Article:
Basic Research Advances Computer Technology
Experiments at DESY or at the GSI, yet also at future facilities, such as FAIR and the X-ray laser European XFEL, create large amounts of data stream, which need fast and secure processing. This is the driving force behind the development of new computer architectures requiring significantly less energy at a greater performance capability. At the same time, basic research yields new ideas for future data storage. You will find a short overview over news from the past months from Helmholtz centres in the online version of the hermann newsletter. Here, we present to you four examples:
Green Cube at the GSI
A new high-performance data processing centre will be built at the GSI in the period between 2012 and 2014. The "Green Cube" features an innovative cooling system that reduces carbon emissions by at least 15,000 tonnes per year compared to conventional supercomputers.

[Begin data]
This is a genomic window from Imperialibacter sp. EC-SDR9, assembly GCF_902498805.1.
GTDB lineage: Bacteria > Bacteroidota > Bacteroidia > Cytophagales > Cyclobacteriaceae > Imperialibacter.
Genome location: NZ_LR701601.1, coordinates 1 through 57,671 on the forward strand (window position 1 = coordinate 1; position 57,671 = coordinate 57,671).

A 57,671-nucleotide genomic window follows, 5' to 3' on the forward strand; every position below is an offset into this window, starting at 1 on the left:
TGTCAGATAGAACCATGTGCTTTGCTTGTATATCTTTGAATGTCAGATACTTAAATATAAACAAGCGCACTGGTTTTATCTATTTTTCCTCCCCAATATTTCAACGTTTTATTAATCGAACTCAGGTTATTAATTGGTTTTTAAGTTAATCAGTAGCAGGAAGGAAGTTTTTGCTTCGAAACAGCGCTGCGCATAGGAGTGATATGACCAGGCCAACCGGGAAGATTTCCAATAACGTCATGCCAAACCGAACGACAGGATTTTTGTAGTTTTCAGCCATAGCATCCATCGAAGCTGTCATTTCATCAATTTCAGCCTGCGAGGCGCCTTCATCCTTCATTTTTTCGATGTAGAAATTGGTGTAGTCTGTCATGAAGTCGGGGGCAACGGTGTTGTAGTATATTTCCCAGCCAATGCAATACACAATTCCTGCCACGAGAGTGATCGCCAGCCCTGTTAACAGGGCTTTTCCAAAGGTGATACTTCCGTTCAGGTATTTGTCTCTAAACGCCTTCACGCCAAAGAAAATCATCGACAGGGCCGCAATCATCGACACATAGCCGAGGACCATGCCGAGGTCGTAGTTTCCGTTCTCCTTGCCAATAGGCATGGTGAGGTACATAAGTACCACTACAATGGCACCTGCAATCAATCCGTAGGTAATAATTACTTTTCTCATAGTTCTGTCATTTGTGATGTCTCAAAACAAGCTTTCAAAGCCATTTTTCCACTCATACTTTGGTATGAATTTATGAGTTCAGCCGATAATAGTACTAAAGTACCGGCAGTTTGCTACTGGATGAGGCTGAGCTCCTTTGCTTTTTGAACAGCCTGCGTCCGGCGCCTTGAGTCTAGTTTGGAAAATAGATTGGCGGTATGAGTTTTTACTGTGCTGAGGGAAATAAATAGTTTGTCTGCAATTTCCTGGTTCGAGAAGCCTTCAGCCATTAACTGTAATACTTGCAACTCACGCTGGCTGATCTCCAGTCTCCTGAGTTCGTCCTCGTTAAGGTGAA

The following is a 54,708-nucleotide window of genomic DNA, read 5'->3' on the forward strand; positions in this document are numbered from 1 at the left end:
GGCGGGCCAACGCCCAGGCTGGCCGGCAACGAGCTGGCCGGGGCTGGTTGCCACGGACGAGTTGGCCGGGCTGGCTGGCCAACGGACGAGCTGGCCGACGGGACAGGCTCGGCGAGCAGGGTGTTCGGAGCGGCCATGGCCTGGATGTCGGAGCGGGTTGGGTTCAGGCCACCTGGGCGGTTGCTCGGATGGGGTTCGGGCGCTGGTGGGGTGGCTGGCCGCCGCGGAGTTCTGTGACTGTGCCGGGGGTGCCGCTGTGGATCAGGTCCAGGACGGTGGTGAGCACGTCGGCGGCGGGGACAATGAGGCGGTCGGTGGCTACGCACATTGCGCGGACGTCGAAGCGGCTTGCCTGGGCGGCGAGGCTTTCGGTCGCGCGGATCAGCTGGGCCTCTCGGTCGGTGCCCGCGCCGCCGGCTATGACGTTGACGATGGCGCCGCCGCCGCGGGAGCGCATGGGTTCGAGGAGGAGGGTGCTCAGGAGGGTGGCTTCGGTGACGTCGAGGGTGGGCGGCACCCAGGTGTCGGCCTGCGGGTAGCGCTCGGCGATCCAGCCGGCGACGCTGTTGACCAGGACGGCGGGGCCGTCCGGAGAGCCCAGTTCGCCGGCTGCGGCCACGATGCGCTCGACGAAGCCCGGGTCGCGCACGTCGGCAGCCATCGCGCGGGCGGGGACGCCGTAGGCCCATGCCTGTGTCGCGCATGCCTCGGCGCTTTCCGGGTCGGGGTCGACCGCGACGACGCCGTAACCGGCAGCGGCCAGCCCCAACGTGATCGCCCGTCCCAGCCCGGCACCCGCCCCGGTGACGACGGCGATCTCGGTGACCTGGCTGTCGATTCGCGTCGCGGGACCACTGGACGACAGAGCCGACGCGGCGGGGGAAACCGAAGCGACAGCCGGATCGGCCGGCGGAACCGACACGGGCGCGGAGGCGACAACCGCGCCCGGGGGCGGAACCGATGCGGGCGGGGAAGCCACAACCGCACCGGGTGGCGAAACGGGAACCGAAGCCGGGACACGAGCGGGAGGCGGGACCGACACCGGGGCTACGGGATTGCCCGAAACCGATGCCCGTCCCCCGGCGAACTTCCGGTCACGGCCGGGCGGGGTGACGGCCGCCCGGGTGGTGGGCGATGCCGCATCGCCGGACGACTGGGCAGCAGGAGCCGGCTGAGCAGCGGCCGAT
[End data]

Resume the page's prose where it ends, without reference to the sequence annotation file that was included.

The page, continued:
Twelve Atoms Are One Bit
Using a scanning tunnelling microscope, researchers at IBM and CFEL have positioned iron atoms in such a manner, that a coupled two chains of six atoms per chain store one bit. These blocks of twelve iron atoms can be switched between two states of magnetisation and thereby constitute the smallest storage device of the world.
Salmon DNA Bio Data Storage
KIT researchers and their Taiwanese colleagues showed that a biopolymer film of salmon DNA with silver nanoparticles can store information. This DNA data storage unit consists of a thin layer of salmon DNA with added silver halides, that is embedded between two electrodes. If this unit is stimulated by UV light, silver nanoparticles form through which current can flow.
Spin Vent for Data Storage
Together with colleagues from the University of Bochum, researchers from the HZB have developed a structure allowing for data storage devices of unlimited durability. This "spin vent" consists of ultra-thin layers with different magnetic characteristics. The spin vent allows for the construction of electronic devices that are operational immediately after they are switched on – as is the case with magnetoresistive random-access memory (MRAM) technology – and the data storage units of which can be written to practically endlessly over and again.
The scientists have now published their findings in the journal Nature Communications (DOI: 10.1038/ncomms1728).